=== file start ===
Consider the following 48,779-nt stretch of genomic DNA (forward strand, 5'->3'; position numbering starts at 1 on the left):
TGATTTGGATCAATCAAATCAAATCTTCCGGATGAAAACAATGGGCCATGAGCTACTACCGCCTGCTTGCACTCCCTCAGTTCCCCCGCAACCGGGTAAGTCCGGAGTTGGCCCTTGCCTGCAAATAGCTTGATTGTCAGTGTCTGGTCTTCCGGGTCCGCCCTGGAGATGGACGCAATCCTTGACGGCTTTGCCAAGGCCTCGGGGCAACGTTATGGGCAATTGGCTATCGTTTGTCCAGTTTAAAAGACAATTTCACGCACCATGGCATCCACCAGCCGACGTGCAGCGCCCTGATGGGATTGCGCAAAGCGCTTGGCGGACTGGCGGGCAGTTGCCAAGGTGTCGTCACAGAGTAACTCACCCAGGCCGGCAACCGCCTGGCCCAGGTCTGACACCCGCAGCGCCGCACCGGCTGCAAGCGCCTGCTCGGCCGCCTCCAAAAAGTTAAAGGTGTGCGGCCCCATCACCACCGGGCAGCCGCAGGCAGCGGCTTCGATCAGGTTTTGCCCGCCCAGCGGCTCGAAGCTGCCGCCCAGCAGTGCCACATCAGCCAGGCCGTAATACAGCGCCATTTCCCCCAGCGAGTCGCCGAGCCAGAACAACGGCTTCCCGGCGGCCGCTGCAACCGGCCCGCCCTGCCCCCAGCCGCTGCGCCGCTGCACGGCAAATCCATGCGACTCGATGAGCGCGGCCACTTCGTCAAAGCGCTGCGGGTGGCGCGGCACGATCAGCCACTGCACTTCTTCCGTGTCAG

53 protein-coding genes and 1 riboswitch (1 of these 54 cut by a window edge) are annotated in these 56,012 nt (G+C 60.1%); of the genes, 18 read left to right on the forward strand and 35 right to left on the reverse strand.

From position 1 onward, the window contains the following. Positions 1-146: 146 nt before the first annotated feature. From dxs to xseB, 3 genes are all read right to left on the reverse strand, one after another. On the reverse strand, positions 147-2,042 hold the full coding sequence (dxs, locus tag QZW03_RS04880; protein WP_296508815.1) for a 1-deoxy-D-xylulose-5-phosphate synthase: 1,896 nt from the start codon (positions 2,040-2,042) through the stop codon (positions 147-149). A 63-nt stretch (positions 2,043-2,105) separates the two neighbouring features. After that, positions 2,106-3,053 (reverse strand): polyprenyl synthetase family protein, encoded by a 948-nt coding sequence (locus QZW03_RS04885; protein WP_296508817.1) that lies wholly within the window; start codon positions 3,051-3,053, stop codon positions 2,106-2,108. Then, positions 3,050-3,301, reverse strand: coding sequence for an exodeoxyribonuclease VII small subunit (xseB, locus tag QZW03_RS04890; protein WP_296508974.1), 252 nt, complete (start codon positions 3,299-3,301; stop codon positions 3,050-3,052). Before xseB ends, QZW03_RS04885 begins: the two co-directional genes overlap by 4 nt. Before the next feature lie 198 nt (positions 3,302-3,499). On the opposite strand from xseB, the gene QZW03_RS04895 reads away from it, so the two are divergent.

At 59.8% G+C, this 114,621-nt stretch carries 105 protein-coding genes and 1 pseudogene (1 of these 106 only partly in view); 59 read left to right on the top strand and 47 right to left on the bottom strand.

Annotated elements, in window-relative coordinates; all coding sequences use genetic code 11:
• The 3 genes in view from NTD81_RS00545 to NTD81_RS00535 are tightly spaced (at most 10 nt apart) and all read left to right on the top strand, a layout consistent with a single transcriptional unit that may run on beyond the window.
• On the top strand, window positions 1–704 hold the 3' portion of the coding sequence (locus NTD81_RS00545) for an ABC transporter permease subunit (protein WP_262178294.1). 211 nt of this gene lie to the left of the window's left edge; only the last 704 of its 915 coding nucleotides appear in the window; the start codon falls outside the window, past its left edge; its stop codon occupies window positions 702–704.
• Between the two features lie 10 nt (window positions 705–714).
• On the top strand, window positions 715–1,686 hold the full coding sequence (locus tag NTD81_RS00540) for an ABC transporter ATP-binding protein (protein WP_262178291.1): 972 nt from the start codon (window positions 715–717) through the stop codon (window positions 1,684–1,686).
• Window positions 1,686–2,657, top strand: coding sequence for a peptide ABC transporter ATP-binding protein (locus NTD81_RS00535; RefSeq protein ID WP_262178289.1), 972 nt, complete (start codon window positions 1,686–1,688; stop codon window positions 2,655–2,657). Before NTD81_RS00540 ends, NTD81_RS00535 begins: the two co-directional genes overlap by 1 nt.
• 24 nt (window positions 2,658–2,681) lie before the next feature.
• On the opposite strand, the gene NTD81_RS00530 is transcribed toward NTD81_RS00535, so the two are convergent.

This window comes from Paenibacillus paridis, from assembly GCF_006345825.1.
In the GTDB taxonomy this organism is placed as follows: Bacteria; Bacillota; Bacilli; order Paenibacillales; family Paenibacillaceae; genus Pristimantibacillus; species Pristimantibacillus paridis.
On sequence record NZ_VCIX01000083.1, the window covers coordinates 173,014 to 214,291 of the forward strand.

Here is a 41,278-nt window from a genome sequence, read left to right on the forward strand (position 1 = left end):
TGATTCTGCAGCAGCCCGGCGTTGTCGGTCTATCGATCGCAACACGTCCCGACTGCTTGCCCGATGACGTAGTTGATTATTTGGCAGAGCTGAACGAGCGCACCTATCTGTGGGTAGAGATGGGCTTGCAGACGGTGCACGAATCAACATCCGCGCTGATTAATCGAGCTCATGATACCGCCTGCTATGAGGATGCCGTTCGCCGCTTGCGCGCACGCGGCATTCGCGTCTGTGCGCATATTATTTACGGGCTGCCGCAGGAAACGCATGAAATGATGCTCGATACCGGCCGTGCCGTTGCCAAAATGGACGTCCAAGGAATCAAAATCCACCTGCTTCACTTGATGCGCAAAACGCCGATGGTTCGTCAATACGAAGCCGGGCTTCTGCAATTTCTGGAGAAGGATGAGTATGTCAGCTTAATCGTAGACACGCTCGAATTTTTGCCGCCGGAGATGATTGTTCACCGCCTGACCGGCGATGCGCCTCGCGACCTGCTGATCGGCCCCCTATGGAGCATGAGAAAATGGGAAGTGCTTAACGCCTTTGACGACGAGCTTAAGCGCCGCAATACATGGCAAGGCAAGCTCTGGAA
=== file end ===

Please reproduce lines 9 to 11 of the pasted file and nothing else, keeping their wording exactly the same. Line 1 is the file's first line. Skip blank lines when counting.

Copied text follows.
• Between the two features lie 10 nt (window positions 705–714).
• On the top strand, window positions 715–1,686 hold the full coding sequence (locus tag NTD81_RS00540) for an ABC transporter ATP-binding protein (protein WP_262178291.1): 972 nt from the start codon (window positions 715–717) through the stop codon (window positions 1,684–1,686).
• Window positions 1,686–2,657, top strand: coding sequence for a peptide ABC transporter ATP-binding protein (locus NTD81_RS00535; RefSeq protein ID WP_262178289.1), 972 nt, complete (start codon window positions 1,686–1,688; stop codon window positions 2,655–2,657). Before NTD81_RS00540 ends, NTD81_RS00535 begins: the two co-directional genes overlap by 1 nt.